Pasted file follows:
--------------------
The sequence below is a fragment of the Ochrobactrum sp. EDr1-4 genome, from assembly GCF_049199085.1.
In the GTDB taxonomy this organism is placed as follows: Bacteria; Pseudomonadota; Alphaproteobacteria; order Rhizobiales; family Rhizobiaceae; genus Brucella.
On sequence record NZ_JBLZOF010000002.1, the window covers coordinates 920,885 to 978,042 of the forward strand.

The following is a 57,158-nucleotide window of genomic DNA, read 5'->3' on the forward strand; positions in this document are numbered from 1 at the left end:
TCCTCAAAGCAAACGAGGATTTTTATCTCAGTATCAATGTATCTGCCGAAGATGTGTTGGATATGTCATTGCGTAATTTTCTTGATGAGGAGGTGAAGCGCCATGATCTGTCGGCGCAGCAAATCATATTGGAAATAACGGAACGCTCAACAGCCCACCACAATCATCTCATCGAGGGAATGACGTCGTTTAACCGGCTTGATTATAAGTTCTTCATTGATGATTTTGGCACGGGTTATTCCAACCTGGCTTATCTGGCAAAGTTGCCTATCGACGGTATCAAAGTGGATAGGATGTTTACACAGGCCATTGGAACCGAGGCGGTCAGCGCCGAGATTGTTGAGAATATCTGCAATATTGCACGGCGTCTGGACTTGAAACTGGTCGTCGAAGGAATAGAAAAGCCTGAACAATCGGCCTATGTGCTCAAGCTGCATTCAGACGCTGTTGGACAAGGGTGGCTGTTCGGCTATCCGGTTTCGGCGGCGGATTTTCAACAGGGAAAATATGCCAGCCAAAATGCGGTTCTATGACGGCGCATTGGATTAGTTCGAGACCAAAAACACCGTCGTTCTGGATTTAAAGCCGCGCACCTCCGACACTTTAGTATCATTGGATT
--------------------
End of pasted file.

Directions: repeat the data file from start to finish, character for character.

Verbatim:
The sequence below is a fragment of the Ochrobactrum sp. EDr1-4 genome, from assembly GCF_049199085.1.
In the GTDB taxonomy this organism is placed as follows: Bacteria; Pseudomonadota; Alphaproteobacteria; order Rhizobiales; family Rhizobiaceae; genus Brucella.
On sequence record NZ_JBLZOF010000002.1, the window covers coordinates 920,885 to 978,042 of the forward strand.

The following is a 57,158-nucleotide window of genomic DNA, read 5'->3' on the forward strand; positions in this document are numbered from 1 at the left end:
TCCTCAAAGCAAACGAGGATTTTTATCTCAGTATCAATGTATCTGCCGAAGATGTGTTGGATATGTCATTGCGTAATTTTCTTGATGAGGAGGTGAAGCGCCATGATCTGTCGGCGCAGCAAATCATATTGGAAATAACGGAACGCTCAACAGCCCACCACAATCATCTCATCGAGGGAATGACGTCGTTTAACCGGCTTGATTATAAGTTCTTCATTGATGATTTTGGCACGGGTTATTCCAACCTGGCTTATCTGGCAAAGTTGCCTATCGACGGTATCAAAGTGGATAGGATGTTTACACAGGCCATTGGAACCGAGGCGGTCAGCGCCGAGATTGTTGAGAATATCTGCAATATTGCACGGCGTCTGGACTTGAAACTGGTCGTCGAAGGAATAGAAAAGCCTGAACAATCGGCCTATGTGCTCAAGCTGCATTCAGACGCTGTTGGACAAGGGTGGCTGTTCGGCTATCCGGTTTCGGCGGCGGATTTTCAACAGGGAAAATATGCCAGCCAAAATGCGGTTCTATGACGGCGCATTGGATTAGTTCGAGACCAAAAACACCGTCGTTCTGGATTTAAAGCCGCGCACCTCCGACACTTTAGTATCATTGGATT